I loved the technical challenge of what we were creating – the newness of every moment and the level of engagement and focus in my practice that it required to perform on such a high level. Every concert that we performed during those days was of the utmost importance to us, and it was incredibly exciting to be around my friends and colleagues, each with the same dedication to getting it right. The urgency and energy were palpable and that is why the ensemble was and is so successful.
I particularly enjoyed when the ensemble grew in forces and tackled larger chamber orchestra standards, like Arnold Schoenberg’s Kammersymphonie or Olivier Messiaen’s Oiseaux Exotiques. It was in that context that I found the balance between my experience as an orchestral player and the chamber music that I loved.
The work was varied in terms of the types of contemporary music we played. It evolved into a mix of un-conducted chamber music, solo playing, recording, educational projects at both university and community levels, and chamber orchestra performances. Since the ensemble is self-governed, each core member is a part of aspects of curation and has a voice in the rehearsal process. I don’t think I was aware of how dynamic and unique that working environment had become until I left the group. Leaving was one of the most difficult things that I have done, but it was the right thing to do at the right time.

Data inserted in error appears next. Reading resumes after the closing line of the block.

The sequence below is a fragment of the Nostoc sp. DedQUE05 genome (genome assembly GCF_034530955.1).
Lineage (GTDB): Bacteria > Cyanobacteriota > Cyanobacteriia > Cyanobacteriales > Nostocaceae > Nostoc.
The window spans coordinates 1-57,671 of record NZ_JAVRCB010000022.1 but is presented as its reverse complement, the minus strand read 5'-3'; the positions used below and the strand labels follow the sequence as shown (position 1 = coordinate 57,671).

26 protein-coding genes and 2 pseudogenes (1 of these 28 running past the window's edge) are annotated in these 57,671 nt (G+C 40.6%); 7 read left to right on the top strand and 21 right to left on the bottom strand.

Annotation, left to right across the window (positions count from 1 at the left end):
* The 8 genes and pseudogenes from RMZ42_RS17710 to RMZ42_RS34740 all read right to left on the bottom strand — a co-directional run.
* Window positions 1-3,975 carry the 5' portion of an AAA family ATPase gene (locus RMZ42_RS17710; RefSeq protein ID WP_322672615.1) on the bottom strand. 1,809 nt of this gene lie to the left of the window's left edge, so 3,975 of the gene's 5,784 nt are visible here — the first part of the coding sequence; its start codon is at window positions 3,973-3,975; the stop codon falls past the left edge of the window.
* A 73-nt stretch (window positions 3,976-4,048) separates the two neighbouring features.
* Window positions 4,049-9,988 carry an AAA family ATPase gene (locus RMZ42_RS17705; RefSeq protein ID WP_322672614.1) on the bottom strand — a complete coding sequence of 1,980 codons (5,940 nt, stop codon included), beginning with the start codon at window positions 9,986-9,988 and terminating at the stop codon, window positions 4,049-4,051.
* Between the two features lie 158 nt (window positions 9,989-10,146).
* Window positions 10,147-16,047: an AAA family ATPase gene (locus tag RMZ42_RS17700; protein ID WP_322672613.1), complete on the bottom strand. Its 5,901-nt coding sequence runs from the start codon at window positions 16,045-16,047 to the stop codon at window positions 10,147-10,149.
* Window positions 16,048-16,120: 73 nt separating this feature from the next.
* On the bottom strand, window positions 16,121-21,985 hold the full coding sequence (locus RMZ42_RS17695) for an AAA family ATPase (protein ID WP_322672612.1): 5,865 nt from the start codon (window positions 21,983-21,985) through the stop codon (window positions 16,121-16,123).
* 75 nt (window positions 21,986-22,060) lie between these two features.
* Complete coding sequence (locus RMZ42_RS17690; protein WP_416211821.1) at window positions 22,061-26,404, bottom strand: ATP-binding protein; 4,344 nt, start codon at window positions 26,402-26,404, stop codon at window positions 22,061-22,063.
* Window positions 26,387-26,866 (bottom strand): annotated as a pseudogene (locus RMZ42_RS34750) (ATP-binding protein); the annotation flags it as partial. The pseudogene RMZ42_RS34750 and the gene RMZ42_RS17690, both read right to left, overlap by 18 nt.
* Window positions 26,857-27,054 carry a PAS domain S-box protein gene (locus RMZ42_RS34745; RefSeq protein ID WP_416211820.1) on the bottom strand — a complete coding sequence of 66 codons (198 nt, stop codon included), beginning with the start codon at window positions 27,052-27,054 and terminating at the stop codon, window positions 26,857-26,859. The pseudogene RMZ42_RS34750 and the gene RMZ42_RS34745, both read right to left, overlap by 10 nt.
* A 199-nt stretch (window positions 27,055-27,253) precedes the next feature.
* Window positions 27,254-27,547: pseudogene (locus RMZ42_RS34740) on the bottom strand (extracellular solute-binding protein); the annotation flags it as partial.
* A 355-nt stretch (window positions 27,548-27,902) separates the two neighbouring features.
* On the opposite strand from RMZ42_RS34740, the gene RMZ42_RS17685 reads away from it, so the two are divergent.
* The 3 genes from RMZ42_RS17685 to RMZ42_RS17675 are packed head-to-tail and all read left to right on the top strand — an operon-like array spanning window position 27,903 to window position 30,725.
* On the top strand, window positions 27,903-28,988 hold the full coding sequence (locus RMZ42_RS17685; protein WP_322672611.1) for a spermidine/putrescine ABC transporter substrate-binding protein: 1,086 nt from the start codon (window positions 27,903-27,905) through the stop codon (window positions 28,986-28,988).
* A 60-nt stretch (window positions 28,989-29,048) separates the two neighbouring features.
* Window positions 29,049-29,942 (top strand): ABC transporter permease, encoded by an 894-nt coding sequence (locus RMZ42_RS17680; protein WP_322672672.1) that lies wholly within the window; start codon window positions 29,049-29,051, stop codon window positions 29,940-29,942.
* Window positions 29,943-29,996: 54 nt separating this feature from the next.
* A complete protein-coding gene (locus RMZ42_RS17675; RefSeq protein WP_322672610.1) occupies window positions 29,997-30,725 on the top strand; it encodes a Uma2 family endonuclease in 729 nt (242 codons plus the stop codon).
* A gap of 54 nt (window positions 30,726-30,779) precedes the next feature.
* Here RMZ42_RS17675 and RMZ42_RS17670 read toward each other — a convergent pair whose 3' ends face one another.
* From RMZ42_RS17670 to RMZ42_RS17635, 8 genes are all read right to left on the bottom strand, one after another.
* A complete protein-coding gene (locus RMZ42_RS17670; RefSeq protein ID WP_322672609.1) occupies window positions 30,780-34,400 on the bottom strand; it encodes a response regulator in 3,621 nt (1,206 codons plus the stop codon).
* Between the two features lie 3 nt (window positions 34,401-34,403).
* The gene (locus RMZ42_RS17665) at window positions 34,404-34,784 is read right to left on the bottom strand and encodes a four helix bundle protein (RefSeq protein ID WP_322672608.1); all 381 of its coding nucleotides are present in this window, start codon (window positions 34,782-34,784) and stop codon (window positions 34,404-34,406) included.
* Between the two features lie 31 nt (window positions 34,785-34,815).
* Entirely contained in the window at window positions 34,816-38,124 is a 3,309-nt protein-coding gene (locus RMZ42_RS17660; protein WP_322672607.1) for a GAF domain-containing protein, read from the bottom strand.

Playing with ICE in New York
How did you select music for your CDs?
After leaving ICE, I was looking for a way to take my experiences and move forward. Two recording opportunities fell into my lap at once – one in London for the contemporary music label NMC and one in New York. These were my first recordings as a soloist out on my own. I realized that focusing more on recording as a soloist and chamber musician would allow me to explore repertoire that I had not been performing in new and unique ways. My next recording project was an exploration of Bach’s two-part inventions in my published arrangements for flute and cello. Like many flutists, I tried playing through BWV 772-801 on the piano as a student, but exploring them in this way was quite different. I followed that up with a recording of Mozart’s Duo’s K. 423, 424 and other excerpts from The Magic Flute in my arrangements for flute and cello. Arranging and reimagining repertoire is incredibly satisfying.